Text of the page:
Can one desire too much of a good thing? That was the question posed by the Bard when he wrote ‘As You Like It.’
The folks at the Maryland Shakespeare Festival hope for nothing but good things when they hold their ‘Love and Hate’ fundraiser at 8 p.m. on Saturday at All Saint’s Episcopal Church in Frederick.
“We’re doing this event; it’s some love scenes from Shakespeare and some not-so-much love scenes from Shakespeare,” said John Bellomo, artistic director for the company. “We’re just trying to have a fun event, something different that people can do on Valentine’s night instead of dinner and candy and things like that. They can come and see a show, come and see some scenes, have some fun, maybe have a sonnet be read to your loved one at the event. Just an alternative to a movie or something like that for Valentine’s.”
The event is a fundraiser for the group. There will be food, beer and wine and, because it just wouldn’t be romantic (or Shakespearian) without it — live sonnet readings for your special someone. All of the proceeds go to help benefit the group’s summer tour.
“We’re trying to raise money,” Bellomo said. “Last year we had to not do our summer tour because a lot of our venues, our long-standing venues that we’ve been going to for years and years, didn’t have the funding to bring us in. So we weren’t able to do the summer tour like we had in the past. So we’re hoping we do a little fundraiser, we can raise some money so we can do a show — especially here in Frederick.”
Bellomo said being able to give back to Frederick, basically their base of operations, was important.
“We don’t get paid when we perform in Frederick,” Bellomo said. “We’ve always done our Frederick show for free for our community, for our home. Most of the other venues are paying up to $3,500 to bring us in per performance. So some of the venues bringing us in for multiple nights were paying more. In Frederick, we would always come in and do two shows and not charge the city or the parks.
“That, coupled with the venues last year not being able to bring us in because of their funding problems, created just a vacuum for us and we couldn’t afford to do anything last year. Hopefully, with this fundraiser, we’ll have awareness and we’ll be able to get the tour back on track and bring a free performance of Shakespeare specifically here to Frederick.”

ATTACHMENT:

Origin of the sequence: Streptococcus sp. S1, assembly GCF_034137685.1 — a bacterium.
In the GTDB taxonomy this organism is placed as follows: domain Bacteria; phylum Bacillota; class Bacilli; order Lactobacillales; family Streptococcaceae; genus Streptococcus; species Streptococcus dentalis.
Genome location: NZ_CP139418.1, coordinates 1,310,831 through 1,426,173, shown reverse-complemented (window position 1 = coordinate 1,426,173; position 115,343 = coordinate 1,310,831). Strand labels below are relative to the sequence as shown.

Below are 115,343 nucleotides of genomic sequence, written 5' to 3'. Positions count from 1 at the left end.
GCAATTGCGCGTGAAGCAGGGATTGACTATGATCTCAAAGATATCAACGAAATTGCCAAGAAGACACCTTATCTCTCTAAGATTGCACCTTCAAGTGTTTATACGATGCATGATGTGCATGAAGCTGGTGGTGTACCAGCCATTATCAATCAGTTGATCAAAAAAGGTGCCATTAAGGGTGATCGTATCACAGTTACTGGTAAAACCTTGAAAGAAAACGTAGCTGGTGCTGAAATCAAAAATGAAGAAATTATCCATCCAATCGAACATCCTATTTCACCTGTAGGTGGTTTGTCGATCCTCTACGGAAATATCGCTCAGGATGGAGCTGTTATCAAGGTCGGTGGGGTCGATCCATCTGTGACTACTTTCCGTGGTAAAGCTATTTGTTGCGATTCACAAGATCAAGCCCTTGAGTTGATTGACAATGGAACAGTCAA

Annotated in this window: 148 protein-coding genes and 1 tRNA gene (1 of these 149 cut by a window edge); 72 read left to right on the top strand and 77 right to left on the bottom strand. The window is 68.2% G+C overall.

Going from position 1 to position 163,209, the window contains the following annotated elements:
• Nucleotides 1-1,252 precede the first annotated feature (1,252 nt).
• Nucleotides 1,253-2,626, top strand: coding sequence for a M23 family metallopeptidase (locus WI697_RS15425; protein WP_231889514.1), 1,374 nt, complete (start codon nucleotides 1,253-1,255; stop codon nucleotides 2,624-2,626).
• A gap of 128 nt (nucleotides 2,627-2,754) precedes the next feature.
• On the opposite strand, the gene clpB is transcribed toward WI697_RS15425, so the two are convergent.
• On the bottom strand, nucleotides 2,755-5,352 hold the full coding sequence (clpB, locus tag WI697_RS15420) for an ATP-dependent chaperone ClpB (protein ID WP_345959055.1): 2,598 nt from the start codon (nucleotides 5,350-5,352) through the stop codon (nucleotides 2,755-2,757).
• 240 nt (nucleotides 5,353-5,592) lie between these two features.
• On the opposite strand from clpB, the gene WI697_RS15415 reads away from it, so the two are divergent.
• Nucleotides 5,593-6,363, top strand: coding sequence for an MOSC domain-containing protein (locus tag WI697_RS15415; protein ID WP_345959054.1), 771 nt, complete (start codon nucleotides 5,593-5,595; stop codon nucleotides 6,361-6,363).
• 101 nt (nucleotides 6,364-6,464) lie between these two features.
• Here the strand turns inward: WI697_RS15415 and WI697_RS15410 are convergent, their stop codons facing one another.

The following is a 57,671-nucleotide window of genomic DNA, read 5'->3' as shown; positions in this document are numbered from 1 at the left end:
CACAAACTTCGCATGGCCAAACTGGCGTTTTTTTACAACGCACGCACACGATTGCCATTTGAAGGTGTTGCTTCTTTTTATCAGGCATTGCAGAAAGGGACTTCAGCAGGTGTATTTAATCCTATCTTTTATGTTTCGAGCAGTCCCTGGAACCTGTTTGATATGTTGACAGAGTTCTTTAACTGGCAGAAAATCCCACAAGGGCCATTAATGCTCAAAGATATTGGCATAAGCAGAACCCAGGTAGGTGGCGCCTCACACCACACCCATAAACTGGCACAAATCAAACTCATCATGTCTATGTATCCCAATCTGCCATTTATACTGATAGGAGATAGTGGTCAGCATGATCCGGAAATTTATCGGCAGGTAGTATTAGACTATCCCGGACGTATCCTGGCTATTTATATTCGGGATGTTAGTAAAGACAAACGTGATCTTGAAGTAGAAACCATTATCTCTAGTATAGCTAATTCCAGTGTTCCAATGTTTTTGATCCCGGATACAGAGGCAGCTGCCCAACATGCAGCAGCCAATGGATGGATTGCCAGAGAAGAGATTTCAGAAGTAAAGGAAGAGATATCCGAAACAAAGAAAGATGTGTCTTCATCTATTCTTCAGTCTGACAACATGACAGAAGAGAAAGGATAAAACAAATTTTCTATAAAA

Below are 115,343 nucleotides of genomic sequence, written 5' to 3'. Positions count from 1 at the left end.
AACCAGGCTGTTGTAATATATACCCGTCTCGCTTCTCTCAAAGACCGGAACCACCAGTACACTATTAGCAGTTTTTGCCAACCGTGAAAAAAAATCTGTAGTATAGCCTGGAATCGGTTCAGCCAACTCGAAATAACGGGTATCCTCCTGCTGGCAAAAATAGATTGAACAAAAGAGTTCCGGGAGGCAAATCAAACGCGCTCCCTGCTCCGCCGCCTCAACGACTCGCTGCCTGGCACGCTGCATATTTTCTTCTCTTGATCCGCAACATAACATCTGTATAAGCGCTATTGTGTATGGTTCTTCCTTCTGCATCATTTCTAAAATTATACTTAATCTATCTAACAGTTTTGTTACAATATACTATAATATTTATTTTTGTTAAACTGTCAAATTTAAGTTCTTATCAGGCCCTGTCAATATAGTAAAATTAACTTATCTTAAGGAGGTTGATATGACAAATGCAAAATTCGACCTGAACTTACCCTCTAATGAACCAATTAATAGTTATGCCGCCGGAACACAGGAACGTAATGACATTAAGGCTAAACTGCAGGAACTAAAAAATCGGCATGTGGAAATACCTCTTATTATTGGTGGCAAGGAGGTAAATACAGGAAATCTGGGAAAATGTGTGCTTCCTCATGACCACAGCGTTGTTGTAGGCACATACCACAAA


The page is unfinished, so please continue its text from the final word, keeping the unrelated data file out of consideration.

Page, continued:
Shakespeare wrote plenty about true love — ‘Romeo & Juliet,’ and ‘Midsummer Night’s Dream’ to name a few. With shows such as ‘Much Ado About Nothing,’ Shakespeare also managed to write a play about love and hate.
With so many of Shakespeare’s plays involving those basic human emotions, it’s not surprising Maryland Shakespeare Festival took advantage of Valentine’s Day for their fundraiser.
“I’ve always had this idea of doing a show with scenes of love and hate from Shakespeare,” Bellomo said. “We do an educational program for the middle schools where it’s kind of the same idea. It’s just not about love and hate — it’s about different scenes from Shakespeare and we talk about the history of Shakespeare and we talk about the life and times and the theater.
“We’ve had board members who’ve seen that show and thought it would be really fun for adults. In the back of my mind, I had been looking for an opportunity to create a show like our educational program, but for adults.”
While there will be plenty for the lovers out there, those who have fallen out of love will find plenty in the show, as well. In fact, according to Bellomo, the Maryland Shakespeare Festival has already sold many single tickets to the event.
“There’s going to be some scenes in there of people who aren’t necessarily in love,” Bellomo said. “Shakespeare wrote some great love scenes, but he also wrote some great scenes full of hatred. We’ve incorporated some of those in there.”
In the end, it’s still about educating the public about the works of the Bard and attracting those people to see more and more shows.
“I think we have a very different approach to Shakespeare,” Bellomo said. “Our philosophy is that Shakespeare wrote for everybody. He was a businessman, so he was trying to write entertainment — he wasn’t creating high art … we tend to look at Shakespeare as high art today, but really he was not trying to do that. He was just trying to sell his plays and sell as many tickets as he could.
“Because of that, they were a lot of fun and they were much more exciting than we tend to think of them. That’s our approach — we make everything we do fun and exciting. ... We’re hoping some new people get turned on to Maryland Shakespeare Festival and people will come and see we have a different approach.”